So I was reading one of the interviews with Jamie [Dornan] and he said that he felt the closest to Jan compared to any other role that he’s ever played. I was wondering if you were able to identify with your character — any aspects of his personality.
Cillian Murphy: Sure. I mean, I think he’s a far braver, heroic man than I am, that’s for sure. What I really admired about him was the courage of his conviction. He sort of had this kind of myopic point of view, which was like, “I can only think as far as the mission, and then after that I can’t think about it,” whereas Jan is more sort of self aware, dwelling on what will happen afterwards.
It’s only towards the very end of the movie where you see Josef, where you see that emotional relief, and I like that in cinema. I like when you hold back the emotion and then finally you see, underneath that strong exterior that he has, you see that he’s kind of vulnerable as the rest of us.
So I understand that the film was shot in Prague, and many of your cast members were from the Czech Republic. What other ways did you immerse yourself into the culture and history?
Cillian Murphy: I mean, just by virtue of shooting in Prague, it naturally helps the process. We shot in many of the real locations and that church where the siege happened at the end — we visited that church. We saw the real bullet holes, we saw the real hand grenades, the hand grenades had landed. We got a tour of the whole church, and were given great insight into it, and you feel profoundly moved. You can’t help but feel profoundly moved. I think that, by osmosis, affects how you invest in the character.
As you mentioned, you were there in the actual places where this took place. Did you feel any kind of pressure, knowing that you had to represent this part of history and these people to the world?
Cillian Murphy: Yes, of course. It’s less pressure, but more responsibility. You want to do it correctly. You want to honour these men and these women and particularly all of the men and women that died in the reprisals. So yes, it weighs heavily on you.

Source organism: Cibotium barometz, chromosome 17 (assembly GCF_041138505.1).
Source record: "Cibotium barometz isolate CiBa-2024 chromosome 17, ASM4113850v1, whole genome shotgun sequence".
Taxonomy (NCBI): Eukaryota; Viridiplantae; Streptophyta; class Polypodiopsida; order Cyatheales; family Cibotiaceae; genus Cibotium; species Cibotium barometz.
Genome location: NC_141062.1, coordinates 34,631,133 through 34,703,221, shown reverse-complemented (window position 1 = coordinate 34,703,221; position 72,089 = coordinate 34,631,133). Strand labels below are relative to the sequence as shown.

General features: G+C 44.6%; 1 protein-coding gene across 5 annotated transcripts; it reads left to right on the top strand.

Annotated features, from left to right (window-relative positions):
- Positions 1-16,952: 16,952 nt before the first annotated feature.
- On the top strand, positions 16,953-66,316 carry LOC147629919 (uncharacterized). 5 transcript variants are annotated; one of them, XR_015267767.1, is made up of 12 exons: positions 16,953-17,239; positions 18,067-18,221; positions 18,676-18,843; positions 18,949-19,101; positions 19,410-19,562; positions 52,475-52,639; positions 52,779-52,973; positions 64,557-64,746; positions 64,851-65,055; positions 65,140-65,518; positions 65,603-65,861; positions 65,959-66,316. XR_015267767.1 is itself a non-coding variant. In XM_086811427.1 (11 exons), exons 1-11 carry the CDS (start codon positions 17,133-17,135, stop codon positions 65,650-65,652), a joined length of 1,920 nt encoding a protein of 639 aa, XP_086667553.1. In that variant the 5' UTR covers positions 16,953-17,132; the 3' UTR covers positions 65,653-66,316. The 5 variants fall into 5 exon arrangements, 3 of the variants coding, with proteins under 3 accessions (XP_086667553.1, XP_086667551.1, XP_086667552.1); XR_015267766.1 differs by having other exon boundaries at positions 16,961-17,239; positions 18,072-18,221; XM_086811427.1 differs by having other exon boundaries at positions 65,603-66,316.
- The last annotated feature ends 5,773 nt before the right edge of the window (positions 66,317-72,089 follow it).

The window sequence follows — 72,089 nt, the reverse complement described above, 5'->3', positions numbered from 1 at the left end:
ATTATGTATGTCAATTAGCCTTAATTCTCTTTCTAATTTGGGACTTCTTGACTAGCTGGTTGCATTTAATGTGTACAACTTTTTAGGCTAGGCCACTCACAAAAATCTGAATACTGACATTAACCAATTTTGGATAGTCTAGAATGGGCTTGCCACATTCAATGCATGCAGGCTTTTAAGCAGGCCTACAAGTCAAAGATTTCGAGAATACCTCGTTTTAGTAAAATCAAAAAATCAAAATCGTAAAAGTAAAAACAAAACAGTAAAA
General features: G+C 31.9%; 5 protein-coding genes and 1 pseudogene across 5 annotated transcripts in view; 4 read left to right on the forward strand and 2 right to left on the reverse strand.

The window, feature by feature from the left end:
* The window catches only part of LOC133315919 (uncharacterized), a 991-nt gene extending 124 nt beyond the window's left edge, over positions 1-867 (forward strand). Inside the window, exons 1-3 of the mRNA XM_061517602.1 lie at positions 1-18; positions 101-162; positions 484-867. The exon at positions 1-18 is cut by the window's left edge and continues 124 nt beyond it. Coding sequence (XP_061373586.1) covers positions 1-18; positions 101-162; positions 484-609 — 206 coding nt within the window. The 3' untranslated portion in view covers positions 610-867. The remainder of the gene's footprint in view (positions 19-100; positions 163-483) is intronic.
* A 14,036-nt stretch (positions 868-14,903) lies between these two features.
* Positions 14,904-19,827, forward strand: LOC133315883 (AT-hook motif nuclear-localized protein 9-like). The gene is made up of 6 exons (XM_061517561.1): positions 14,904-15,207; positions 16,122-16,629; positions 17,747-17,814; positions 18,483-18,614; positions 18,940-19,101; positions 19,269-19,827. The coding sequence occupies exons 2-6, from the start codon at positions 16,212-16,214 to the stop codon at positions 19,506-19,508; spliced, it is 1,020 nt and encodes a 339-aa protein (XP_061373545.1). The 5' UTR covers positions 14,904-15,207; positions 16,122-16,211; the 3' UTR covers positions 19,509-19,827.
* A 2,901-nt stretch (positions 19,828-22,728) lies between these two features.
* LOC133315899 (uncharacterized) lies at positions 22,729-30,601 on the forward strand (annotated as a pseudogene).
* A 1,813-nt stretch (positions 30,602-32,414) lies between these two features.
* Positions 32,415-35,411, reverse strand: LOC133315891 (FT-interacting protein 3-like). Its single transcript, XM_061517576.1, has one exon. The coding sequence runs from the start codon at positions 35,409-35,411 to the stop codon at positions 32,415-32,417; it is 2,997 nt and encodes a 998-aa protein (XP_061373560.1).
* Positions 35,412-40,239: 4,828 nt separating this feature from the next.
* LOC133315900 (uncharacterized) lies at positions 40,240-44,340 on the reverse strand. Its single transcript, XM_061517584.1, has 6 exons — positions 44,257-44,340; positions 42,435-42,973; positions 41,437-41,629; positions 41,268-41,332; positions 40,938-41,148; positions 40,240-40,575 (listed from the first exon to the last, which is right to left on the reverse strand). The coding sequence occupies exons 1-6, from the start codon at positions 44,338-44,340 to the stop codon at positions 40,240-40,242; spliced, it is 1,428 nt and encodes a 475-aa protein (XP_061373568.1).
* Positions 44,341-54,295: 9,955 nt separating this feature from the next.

Were any of your perceptions about the war challenged while making this film?
Cillian Murphy: It’s an interesting question. I mean, you know, for me, just dwelling on this, it seems to me that the Second World War was perhaps, arguably, the last just war. It was very clear-cut sort of good and evil. If you lay it out, there’s nobody really going to take sides with the Third Reich and people are generally going to take sides with the Allies, you know what I mean?
So that’s why I think it’s attractive to filmmakers and storytellers because there’s a very clear-cut good and evil. Now, however, saying that, taking a man’s life is something that is appalling to all of us — taking any life is obviously appalling to all of us — so it’s very sketchy territory there, you know what I mean? But I do think that’s why we’re so fascinated with the Second World War. It’s because it felt like a just war, it felt like a right thing to do. And, you know, this man, [Reinhard] Heydrich, was a monster. He was the architect of the Final Solution, so it does make you ask questions of yourself: Would you be brave enough to go through with something like that? I don’t know.
And as you mentioned, this war resonates so much with storytellers and artists today. Did you have a fascination with this war prior to this film, or was it something you got to investigate while you were preparing for it?
Cillian Murphy: No, not particularly. I just read fiction. I don’t read history. I only read novels. But it happens I am making a film right now — it’s Christopher Nolan, Dunkirk — so, you know, it just happens to be two good stories. It just happened to come along coincidentally.
And speaking of Dunkirk, I recently saw the teaser trailer… Is there anything you can tell us about it, or are they keeping your lips sealed on that?
Cillian Murphy: Nah, man. For me, the reason that the word spoiler is a spoiler is ‘cause it’s a spoiler. So you’ll find out next year. Everybody knows what happened in Dunkirk… But, you know, it’s Christopher Nolan. It should be very, very special.
That concludes our interview, but be sure to check out Anthropoid as it’s now playing in theatres everywhere!